After our wine tasting event with vino connoisseur and ex-wine buyer Helen McGinn (also known as founder of the Knackered Mother's Wine Club) we grabbed her for a quick chat to discover her top tips on buying the best bottles under £10. And it's definitely some of the best advice we've ever been given...
Stand in any supermarket aisle and you’re spoilt for choice when it comes to picking a bottle of wine. Problem is, sometimes it can feel like there’s just too much choice. So where’s the best place to start if you’re looking for a bargain under a tenner?
First, a few words of warning: beware the half price offer on a wine you’ve never seen before. If it looks too good to be true, it probably is. And remember if you’re spending £5 on a bottle, more than half of that goes on tax alone. Just a pound or two more and you’re likely to get much better value for money, wine-wise.
The bona fide bargains are often found in wine regions that might not be as famous as their neighbours but with similar grapes and styles of wine. I love a cold, crisp glass of Provence as much as the next person but there’s plenty of pale pink wine from the south labelled as IGP D’Oc worth sticking in the ice bucket at a fraction of the price.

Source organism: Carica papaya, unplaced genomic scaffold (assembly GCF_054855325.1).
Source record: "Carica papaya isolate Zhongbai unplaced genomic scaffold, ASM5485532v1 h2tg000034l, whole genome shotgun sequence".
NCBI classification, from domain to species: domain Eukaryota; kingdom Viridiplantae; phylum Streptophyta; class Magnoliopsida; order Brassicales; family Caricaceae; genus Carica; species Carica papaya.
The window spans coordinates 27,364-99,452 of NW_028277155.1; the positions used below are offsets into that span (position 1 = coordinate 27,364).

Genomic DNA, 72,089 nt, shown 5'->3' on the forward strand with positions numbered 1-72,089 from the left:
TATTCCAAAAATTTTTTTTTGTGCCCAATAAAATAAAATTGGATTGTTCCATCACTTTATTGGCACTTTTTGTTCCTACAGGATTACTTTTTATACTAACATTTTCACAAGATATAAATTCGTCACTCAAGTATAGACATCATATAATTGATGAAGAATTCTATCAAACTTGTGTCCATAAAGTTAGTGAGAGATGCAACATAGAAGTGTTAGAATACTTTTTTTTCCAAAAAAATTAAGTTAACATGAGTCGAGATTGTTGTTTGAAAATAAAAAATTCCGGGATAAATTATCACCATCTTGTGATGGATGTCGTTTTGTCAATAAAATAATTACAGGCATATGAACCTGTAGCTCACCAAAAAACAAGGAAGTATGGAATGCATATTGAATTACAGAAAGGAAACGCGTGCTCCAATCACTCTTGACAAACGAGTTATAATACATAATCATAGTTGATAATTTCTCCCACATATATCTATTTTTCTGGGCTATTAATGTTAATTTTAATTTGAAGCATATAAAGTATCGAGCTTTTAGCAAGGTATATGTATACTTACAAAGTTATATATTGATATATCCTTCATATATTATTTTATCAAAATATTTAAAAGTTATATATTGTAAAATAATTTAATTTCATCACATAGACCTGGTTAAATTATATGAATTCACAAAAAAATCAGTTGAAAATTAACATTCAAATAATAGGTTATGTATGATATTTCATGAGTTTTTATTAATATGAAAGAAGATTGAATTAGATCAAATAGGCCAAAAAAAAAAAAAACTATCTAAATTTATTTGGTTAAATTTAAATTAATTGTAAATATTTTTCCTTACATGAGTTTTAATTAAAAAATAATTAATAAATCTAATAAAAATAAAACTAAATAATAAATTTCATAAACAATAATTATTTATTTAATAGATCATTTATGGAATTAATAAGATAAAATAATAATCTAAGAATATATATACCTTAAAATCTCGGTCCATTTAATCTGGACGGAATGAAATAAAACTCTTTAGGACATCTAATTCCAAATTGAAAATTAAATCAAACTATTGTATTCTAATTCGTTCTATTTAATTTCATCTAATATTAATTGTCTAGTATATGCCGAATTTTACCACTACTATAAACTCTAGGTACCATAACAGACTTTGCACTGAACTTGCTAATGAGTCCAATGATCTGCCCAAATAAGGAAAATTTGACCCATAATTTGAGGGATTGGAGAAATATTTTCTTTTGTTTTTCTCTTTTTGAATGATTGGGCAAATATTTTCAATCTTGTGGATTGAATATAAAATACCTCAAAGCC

Little known grapes or places are often where the magic happens – and are usually really good value for money. Regions like the Loire Valley in France or Navarra in Spain are stuffed with great wines, without the price tags of more fashionable places. Try whites from Italy made from local grapes like Vermentino and Grillo. And the red blends from southern France are on top form at the moment thanks in part to the (mostly) good 2018 vintage.
Although not as cheap as they once were, there are plenty of smart Australian wines from top producers that sneak in under £10, especially in the supermarket own label ranges. South Africa is also a great source for good value wines at the moment, particularly from regions like Swartland.
From Navarra, made by a forward-thinking producer who chooses not to add any sulphur to their wines once made. Juicy, with lots of bramble fruits, it tastes as good as it looks.
A really unusual blend but it works brilliantly, beautifully made by one of the regions’ best producers, d’Arenberg. Crisp, dry, aromatic and full of lemon and lime fruit flavours.
A pretty pale pink rosé from the Languedoc in the south of France, this is all white peaches with a citrus twist. Makes a great (cheaper) alternative to Provence rosé.
For more wine recommendations visit Helen’s blog. Her latest book, Homemade Cocktails is available now.